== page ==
Selected Halachos Relating to Parshas Bamidbar - Shavuos
By Rabbi Doniel Neustadt
The following is a discussion of Halachic topics related to the Parsha of the week.
For final rulings, consult your Rav.
BIRCHOS HA-SHACHAR ON SHAVUOS MORNING
The widespread custom of staying awake the first night of
Shavuos to study Torah presents a halachic problem - what to do
about four of the morning blessings, Birchos ha-shachar, which
cannot be recited unless one slept during the night. The other
sixteen blessings may be recited as usual(1), but the following
four blessings present a problem:
AL NETILAS YADAYIM - The Rishonim offer two basic reasons for
the Talmudic law(2) of washing our hands in the morning and then
reciting the proper blessing:
The Rosh tells us that washing is necessary because a person's
hands move around in his sleep and will inevitably touch some
unclean part of the body.
The Rashba says that since each one of us becomes a biryah
chadashah - a "new person" - each morning, we must sanctify
ourselves anew in preparation to serve Hashem. This
sanctification is similar to that of a kohen who washes his
hands before performing the avodah in the Beis ha-Mikdash.
[In addition to these two reasons, there is still another reason
for washing one's hands in the morning - because of ruach
ra'ah, the spirit of impurity that rests on one's body at night
and does not leave the hands until water is poured over them
three times(3). Indeed, touching various limbs or organs of the
body is prohibited before hand-washing, due to the danger which
is brought about by the spirit of impurity(4). This third reason
alone, however, is insufficient to warrant a blessing(5), since
a blessing is never recited on an act which is performed in
order to ward off danger(6).]
Does one who remains awake all night long need to wash his
hands in the morning? If we follow the Rosh's reason, then
washing is not necessary, for as long as one remains awake he
knows that his hands remained clean. If we follow the Rashba's
reason, however, washing may be required, since in the morning
one becomes a "new person," whether he slept or not(7). [In
addition, it is debatable if the spirit of impurity that rests
on the hands is caused by the nighttime hours - regardless of
whether or not one slept - or if it rests upon the hands only
Since this issue remains unresolved, the Rama suggests a
compromise: washing is indeed required, as the Rashba holds, but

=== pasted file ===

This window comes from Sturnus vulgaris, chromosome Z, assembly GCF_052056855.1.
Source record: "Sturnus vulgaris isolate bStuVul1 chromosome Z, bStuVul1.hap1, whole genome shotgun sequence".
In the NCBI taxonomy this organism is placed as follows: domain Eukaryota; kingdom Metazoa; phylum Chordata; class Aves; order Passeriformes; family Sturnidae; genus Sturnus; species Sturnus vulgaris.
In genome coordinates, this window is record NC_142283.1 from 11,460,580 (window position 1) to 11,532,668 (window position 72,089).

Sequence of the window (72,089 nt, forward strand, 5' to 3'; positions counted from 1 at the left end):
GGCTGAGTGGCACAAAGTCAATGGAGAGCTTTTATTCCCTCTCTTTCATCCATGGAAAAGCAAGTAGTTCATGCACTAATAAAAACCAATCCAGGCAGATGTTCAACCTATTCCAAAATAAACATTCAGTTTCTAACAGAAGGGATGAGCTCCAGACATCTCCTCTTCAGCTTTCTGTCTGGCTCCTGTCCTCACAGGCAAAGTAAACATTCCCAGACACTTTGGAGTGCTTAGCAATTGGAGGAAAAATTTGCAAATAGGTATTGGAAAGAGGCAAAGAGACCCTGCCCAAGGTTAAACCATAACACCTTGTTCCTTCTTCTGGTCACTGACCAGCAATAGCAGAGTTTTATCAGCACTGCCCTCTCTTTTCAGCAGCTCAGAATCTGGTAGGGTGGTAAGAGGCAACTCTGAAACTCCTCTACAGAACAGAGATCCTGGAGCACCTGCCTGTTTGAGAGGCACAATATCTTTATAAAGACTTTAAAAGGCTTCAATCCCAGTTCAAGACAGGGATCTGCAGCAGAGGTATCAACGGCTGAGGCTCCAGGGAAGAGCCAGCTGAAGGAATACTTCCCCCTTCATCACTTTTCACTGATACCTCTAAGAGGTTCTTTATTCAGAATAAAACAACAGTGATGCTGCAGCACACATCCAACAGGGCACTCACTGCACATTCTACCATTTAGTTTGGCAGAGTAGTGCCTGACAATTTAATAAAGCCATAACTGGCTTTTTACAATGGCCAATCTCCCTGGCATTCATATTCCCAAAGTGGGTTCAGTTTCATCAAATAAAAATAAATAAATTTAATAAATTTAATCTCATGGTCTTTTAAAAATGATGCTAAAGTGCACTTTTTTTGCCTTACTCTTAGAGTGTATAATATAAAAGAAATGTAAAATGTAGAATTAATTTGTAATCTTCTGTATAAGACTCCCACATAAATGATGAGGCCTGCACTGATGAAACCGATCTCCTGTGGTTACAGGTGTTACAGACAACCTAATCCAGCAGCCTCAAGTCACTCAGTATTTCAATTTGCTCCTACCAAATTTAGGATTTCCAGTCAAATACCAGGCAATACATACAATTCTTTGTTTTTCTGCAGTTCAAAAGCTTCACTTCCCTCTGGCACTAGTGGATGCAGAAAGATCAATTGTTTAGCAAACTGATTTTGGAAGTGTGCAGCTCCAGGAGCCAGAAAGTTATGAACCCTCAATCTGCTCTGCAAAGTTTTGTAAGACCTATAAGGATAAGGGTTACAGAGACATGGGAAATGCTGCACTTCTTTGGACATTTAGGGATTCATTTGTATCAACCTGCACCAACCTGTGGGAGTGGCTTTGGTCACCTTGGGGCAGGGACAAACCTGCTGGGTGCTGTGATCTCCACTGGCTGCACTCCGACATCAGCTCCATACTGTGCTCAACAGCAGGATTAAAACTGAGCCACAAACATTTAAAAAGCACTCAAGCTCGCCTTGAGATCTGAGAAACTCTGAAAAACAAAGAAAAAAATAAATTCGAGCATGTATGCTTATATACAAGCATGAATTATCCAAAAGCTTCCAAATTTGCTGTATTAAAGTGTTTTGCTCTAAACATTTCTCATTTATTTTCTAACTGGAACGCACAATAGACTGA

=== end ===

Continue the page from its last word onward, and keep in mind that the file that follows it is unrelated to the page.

a blessing is not recited, in deference to the view of the Rosh.
Not all the poskim agree with the Rama's compromise. In their
view, the blessing should be recited(9). Since we again face a
difference of opinion, it is recommended that one of the
following options be exercised:
Immediately after alos amud hashachar, one should relieve
himself and then wash his hands, followed by Al netilas yadayim
and Asher yatzar. In this case, all poskim agree that washing
is required and a blessing is recited(10). This is the preferred
One should listen - with intent to be yotzei - as another
person, who did sleep, recites the blessing.
BIRCHOS HA-TORAH - The poskim debate whether one who remains
awake the entire night(11) is required to recite Birchos
ha-Torah the next morning. Some authorities do not require it,
since they hold that the previous day's blessings are still
valid. In their view, unless a major interruption - such as a
night's sleep - occurs, yesterday's blessings remain in effect.
Others hold that Birchos ha-Torah must be said each morning
regardless of whether or not one slept, similar to all other
Birchos ha-shachar which are said in the morning, whether one
slept or not. According to the Mishnah Berurah(12), this issue
remains unresolved and the following options are recommended:
One should listen - with intent to be yotzei - as another
person, who did sleep, recites the blessing. This should be
followed by each person reciting yevorechecha and eilu devarim,
so that the blessings are followed immediately by some Torah
While reciting the second blessing before Kerias Shema - Ahavah
Rabbah - one should have the intention to be yotzei Birchos
ha-Torah as well. In this case, he needs to learn some Torah
immediately after Shemoneh Esrei.
There are two other options available:
All poskim agree that if one slept (at least half an hour)